There were, of course, many sacrifices in the early years. They took a hands-on approach to running the inn. They made sure that one of them was always around or on call. They even took separate vacations. Very often, they meet throughout the day and, Tess explains, “While there is more work involved, the yields are also higher.”

When Tess talks about “yields,” she is definitely not talking just about profits or “the bottom line”. From the outset, she and Rogie had defined their intention to establish an urban inn. What had started out as a play on real estate morphed into an opportunity to improve the income on their properties. But, more than that, the driving force was their curiosity and desire to do something new; little did they realize that their involvement in the inns would become a way of life. Given that they are very warm and likeable “people people,” they have created a nurturing environment as they try to get to know each of their guests as individuals and provide a safe and friendly haven in a city away from home.

Not surprisingly, Baldwin Village Inn has become an urban oasis for travellers from all over the world. These have included scientists, professors, and doctors as well as writers, artists, musicians, and curators, many of whom are at the top of their fields. Indeed, one of their guests is a Nobel Prize winner in mathematics. Their day starts with breakfast at a communal table; in this friendly and relaxed atmosphere, the conversations can become mind-boggling. A physicist can be chatting with an artist, a doctor with a writer of fiction. Indeed, a veritable salon a la Gertrude Stein. “The intellectual stimulation is priceless and that is hard to duplicate. Sometimes it makes my head spin,” Rogie says of their many gifted guests. “It has been an amazing 10-year run, meeting people I would never have dreamt of encountering. It would be hard to duplicate the human richness in any setting.” The “return on investment” has indeed been incalculable.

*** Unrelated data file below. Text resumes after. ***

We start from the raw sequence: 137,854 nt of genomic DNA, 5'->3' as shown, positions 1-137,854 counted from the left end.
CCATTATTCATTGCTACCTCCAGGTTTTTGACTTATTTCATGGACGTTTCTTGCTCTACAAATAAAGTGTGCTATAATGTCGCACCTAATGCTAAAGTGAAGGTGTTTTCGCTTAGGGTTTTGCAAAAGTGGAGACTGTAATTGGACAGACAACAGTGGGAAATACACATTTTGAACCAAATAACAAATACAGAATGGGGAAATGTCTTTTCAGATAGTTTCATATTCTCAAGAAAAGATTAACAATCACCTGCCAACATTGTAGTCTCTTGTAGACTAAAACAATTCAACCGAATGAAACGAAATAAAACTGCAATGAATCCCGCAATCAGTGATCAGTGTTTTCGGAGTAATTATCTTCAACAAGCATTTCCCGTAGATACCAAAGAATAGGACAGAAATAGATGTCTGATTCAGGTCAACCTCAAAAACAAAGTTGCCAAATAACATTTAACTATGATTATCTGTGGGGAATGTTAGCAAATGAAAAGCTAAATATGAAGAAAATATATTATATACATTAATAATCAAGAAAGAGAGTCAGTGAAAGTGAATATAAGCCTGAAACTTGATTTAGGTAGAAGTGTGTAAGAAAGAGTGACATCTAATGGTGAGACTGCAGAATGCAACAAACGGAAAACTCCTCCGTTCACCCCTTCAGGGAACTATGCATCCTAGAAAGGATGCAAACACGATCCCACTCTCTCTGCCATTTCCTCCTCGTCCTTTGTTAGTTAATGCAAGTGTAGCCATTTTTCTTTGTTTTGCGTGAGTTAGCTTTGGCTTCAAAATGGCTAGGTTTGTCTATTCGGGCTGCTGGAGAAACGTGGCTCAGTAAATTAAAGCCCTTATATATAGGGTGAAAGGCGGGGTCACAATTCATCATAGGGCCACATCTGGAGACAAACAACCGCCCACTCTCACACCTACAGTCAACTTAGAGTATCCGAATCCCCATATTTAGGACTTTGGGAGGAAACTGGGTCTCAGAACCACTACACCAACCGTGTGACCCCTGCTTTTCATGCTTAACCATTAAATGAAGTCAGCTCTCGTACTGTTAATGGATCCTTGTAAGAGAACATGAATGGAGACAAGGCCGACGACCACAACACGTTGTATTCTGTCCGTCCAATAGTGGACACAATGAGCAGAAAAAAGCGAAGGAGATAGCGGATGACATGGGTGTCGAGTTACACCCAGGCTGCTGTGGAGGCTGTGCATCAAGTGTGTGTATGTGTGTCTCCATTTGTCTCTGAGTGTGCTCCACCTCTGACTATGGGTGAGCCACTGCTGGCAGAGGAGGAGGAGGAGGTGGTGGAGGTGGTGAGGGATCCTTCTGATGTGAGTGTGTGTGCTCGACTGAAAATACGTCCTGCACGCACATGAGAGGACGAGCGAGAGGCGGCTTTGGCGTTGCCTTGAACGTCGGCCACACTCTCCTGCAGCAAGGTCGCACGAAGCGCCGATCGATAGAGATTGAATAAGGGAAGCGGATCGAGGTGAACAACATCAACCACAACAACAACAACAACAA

They now manage a cluster of five guesthouses known as Urban North Inns. Opened recently, Nest Inn, Aerie Inn and Burrow Inn are on tree-lined Sullivan Street, only a few blocks away. Newly renovated, they have light streaming in from glass ceilings and large windows; again, the wall colours, the furnishings and accessories exude warmth and create a feel of coming home. A one-bedroom furnished apartment, Major House, is located in the same area on Major Street.

Over 12,000 visitors have stayed in these modestly-priced Urban North Inns (www.urbannorthinns.com). They are recommended in over 20 travel guides including Lonely Planet, Michelin and Time Out. The Guardian Travel (UK) has named Baldwin Village Inn as a Top 10 Toronto Hotel. Many of their guests are repeat customers. They also have a few institutional clients (hospital, universities, non-profit organizations).

Given that their business venture has proved to be a big success (in more ways than one), I asked the Concepcions if they have thought of franchising their inns. This is definitely not in the works. Their succession plan, Plan A, of course, had included their three children who, at least for now, are pursuing careers of their own. In the meantime, they consider themselves “actively retired” and enjoying the lifestyle they chose 10 years ago. Plan B will have to wait as they happily attend to their urban oases and welcome the stimulating company of their guests.